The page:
Esta postagem também está disponível em: Português
No, I don’t have the video. I have Eric Brown’s observations: he was watching the workout by skype.
Today, he possibly saved my life – certainly prevented a major problem with hyperthermia.
As most of you know, I have an extreme expression of heat intolerance (much more common than people are aware of). It is quite hot here and there is no AC at the powerhouse (until next week).
Today was DL strength day and the plan was to do singles over 140kg (because of the extreme weather conditions) and stop at about 80%. Then do assistance work, which would be good mornings, chin ups and bent rows.
Eric was watching and talking to me, and he was interrupting whatever very important thing I was saying, all the time, by telling me “drink water…” and “drink more water…”. That was annoying. The fact that it was sort of annoying is the beginning of the hyperthermia central nervous system effect: mental confusion and slow thinking.
I drank 3 liters of water during the workout. That’s 0.8 gallon. In two hours, I have not urinated. Eric interrupted my babbling asking me “are you sweating”, to which I answered absent-mindedly “… think so”. Until I finally said: “oops… no, no sweating anymore”. And then he said “so ok, so stop”.
I argued back that there was still assistance work to do and some KB swings in the end. He replied that this was stupid and very slowly tried to remind me that volume work and thermoregulation problems didn’t go too well together. At that point I said: “you know what? I have a headache… it is actually bothering me and getting worse now… I think I’m going down”. I closed the laptop and came down. As I got here I was already shivering. Took a cold shower, more water and I’m here in the cold, just waiting. My head doesn’t hurt anymore.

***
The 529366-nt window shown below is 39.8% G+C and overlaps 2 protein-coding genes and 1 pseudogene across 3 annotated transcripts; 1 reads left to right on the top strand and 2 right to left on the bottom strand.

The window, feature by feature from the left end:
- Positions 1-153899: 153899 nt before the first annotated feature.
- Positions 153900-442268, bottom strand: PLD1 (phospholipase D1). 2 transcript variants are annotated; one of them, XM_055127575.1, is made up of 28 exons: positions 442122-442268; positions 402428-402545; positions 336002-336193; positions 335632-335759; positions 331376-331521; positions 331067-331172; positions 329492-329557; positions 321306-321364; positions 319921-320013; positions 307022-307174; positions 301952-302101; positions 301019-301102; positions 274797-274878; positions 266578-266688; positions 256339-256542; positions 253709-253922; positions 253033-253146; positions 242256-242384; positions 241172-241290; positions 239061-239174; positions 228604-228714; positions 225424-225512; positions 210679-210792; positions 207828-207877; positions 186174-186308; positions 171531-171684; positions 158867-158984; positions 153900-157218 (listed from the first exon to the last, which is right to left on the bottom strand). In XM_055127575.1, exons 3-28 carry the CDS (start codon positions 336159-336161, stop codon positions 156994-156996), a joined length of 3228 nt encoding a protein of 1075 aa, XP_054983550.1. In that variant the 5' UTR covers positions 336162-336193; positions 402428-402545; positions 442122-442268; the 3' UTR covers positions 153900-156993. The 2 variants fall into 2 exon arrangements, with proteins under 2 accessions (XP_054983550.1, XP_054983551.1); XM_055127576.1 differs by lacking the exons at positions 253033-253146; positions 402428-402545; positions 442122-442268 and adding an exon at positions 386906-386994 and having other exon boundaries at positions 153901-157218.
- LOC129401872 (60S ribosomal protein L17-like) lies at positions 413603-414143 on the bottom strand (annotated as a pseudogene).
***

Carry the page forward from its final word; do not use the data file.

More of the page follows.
I’m being assisted by a research team from Tel Aviv University that studies heat intolerance. Until we know more, I need to monitor very closely what happens. I workout every day after 10PM because that’s when the temperature allows me to leave the refrigerated environment. Today I had to do it earlier because we’re going to my parents’ house for New Year’s Eve.
So, this information is important. Hyperthermia can kill. An anaphylactic shock from the heat to a heat intolerant person can kill, too. Although I am a rare extreme case, I have mapped in my close circle at least 10 people who have milder forms of heat intolerance.
Be careful. This is no joke. Global Warming took a bad turn since the mid 2000s, and I’ve been insisting on this. Heat waves kill thousands of HEALTHY individuals every Summer in Europe.
Today I escaped a worse outcome because Eric was watching me by skype from Florida. That was not the plan: I was supposed to be alone at the powerhouse, as always. Then what?
Some good sources
This term was once published by the CDC, but for years has been absent from any public health website. Fears of mass panic reactions to catastrophic global warming or the rise of extreme weather conditions is probably related to such lack of data. I will try to collect published evidence.